FROM what has already been said it will be realized how deep is the gulf which divides law in the sense in which it is defined by Justice Holmes--the American and British sense--from what has become known under the misleading title of Roman law. For Americans, Englishmen, Swiss, and Scandinavians, law is a social rule based on the willing consent of the citizens; it is their rule, which they have a share in framing, in interpreting (through judges in close touch with the mind of the community), and in enforcing. In Roman-law countries men do not look upon law in this way: for them it is a command imposed from above, from a tribunal or other seat of authority removed from the citizens and their way of life. By its perpetuation of the concept of law as a command the Roman Empire still maintains a stiffening (not to say deadening) influence over a large part of the political and social life of Europe, an influence which persisted even after the French Revolution and the adoption of democratic forms in France, Italy, and elsewhere in the nineteenth century.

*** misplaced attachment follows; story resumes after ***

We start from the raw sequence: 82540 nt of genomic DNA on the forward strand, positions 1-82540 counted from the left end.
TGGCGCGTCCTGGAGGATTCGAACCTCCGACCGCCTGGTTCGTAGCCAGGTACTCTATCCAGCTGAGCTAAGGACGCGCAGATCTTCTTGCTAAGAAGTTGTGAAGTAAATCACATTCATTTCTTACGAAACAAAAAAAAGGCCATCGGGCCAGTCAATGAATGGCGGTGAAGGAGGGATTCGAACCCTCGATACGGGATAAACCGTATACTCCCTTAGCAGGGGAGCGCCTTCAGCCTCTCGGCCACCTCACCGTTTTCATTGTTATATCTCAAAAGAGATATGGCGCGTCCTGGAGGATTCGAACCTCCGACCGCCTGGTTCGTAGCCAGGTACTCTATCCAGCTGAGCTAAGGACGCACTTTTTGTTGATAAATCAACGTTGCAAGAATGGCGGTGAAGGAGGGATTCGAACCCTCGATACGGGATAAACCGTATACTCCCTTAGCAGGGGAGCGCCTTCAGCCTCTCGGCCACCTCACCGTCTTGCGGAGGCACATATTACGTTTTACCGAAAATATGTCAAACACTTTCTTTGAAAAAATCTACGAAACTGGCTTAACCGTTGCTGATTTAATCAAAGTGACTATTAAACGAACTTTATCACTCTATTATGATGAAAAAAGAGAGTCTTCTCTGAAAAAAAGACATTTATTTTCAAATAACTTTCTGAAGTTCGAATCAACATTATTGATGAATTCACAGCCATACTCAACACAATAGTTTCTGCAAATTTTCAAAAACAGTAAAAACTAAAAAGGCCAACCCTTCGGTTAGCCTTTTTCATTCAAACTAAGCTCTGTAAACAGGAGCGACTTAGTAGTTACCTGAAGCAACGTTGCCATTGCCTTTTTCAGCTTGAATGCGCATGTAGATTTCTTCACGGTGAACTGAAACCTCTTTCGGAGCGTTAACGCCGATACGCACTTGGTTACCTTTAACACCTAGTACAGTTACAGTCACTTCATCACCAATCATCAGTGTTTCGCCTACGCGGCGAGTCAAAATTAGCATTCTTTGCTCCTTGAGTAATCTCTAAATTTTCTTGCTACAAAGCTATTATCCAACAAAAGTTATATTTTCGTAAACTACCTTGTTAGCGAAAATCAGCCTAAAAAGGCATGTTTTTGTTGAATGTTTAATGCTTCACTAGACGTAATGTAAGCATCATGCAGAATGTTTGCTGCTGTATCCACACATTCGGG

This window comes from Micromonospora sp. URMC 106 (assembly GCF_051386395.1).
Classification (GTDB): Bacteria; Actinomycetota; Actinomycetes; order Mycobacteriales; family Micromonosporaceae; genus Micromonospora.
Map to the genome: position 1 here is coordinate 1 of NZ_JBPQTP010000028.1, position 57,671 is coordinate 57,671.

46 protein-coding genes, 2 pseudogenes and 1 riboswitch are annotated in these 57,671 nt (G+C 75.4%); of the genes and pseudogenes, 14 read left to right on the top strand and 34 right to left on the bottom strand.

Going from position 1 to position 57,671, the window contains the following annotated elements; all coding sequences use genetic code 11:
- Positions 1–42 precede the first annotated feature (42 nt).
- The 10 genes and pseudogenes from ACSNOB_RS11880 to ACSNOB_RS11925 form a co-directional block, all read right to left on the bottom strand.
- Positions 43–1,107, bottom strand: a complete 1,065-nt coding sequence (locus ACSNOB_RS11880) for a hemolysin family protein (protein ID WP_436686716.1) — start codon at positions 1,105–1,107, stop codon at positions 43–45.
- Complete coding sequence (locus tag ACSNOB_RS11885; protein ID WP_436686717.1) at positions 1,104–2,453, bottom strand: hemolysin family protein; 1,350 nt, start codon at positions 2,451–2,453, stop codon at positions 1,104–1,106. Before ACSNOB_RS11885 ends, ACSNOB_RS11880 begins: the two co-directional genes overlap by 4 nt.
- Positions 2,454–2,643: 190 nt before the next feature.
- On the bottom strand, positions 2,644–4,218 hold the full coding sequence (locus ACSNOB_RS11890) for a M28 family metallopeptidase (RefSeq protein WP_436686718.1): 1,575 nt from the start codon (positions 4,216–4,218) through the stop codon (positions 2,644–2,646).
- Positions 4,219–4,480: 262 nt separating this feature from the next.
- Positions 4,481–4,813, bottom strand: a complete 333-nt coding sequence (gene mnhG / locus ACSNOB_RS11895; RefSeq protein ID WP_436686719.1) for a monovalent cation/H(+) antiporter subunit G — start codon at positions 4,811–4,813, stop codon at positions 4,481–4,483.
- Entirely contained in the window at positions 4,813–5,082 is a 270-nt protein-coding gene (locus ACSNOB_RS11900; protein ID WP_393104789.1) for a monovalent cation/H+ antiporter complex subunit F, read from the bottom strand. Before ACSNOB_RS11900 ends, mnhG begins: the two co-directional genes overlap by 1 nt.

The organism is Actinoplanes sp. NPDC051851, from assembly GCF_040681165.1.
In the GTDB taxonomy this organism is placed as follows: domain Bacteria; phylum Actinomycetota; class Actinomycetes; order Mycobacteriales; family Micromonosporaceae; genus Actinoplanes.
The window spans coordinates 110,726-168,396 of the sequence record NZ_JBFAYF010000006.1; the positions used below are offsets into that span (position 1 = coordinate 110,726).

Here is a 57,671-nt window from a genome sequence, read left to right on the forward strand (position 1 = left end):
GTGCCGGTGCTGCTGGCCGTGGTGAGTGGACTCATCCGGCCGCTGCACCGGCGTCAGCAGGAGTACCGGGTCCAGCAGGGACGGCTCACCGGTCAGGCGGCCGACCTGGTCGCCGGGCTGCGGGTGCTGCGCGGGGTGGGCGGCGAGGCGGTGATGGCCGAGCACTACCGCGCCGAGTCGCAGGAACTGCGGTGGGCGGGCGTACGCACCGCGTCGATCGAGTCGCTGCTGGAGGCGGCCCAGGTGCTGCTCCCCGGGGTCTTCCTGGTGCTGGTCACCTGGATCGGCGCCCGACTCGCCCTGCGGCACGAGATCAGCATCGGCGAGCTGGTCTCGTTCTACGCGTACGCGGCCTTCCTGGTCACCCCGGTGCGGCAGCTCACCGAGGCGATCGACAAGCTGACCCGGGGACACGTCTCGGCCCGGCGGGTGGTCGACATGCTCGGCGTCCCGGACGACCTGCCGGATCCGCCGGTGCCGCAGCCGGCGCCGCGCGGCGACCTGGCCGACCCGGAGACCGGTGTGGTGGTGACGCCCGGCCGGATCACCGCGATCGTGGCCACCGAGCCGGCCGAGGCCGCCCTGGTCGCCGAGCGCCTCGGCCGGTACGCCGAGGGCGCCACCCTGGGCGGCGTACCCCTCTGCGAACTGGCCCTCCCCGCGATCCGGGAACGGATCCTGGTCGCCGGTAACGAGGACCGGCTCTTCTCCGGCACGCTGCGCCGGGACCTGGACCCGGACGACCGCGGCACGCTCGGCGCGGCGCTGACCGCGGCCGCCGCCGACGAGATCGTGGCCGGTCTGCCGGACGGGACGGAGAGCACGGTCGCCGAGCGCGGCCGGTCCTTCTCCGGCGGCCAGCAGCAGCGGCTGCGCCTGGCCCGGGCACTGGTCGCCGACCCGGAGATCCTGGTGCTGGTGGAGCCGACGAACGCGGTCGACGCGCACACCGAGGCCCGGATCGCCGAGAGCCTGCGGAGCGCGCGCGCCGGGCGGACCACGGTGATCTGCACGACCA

FORMALLY speaking, the Roman Empire came to an end in the West when in A.D. 476 the Senate voted that the Eastern Emperor in Constantinople should reign over the whole empire. Under this arrangement the government of Italy was entrusted to the chief of the German mercenaries previously in the service of the Western Empire. But the prestige of the Imperial City was too great to be thus summarily effaced. Rome lived on, not as a government, but as a repository of tradition, a model for imitation by later rulers. Some three centuries later one of these, Charles the Great, King of the Franks, crossed the Alps to receive the imperial crown and title at the hands of the Pope, becoming the founder of the Holy Roman Empire which was still surviving, though in shadowy form, in 1776.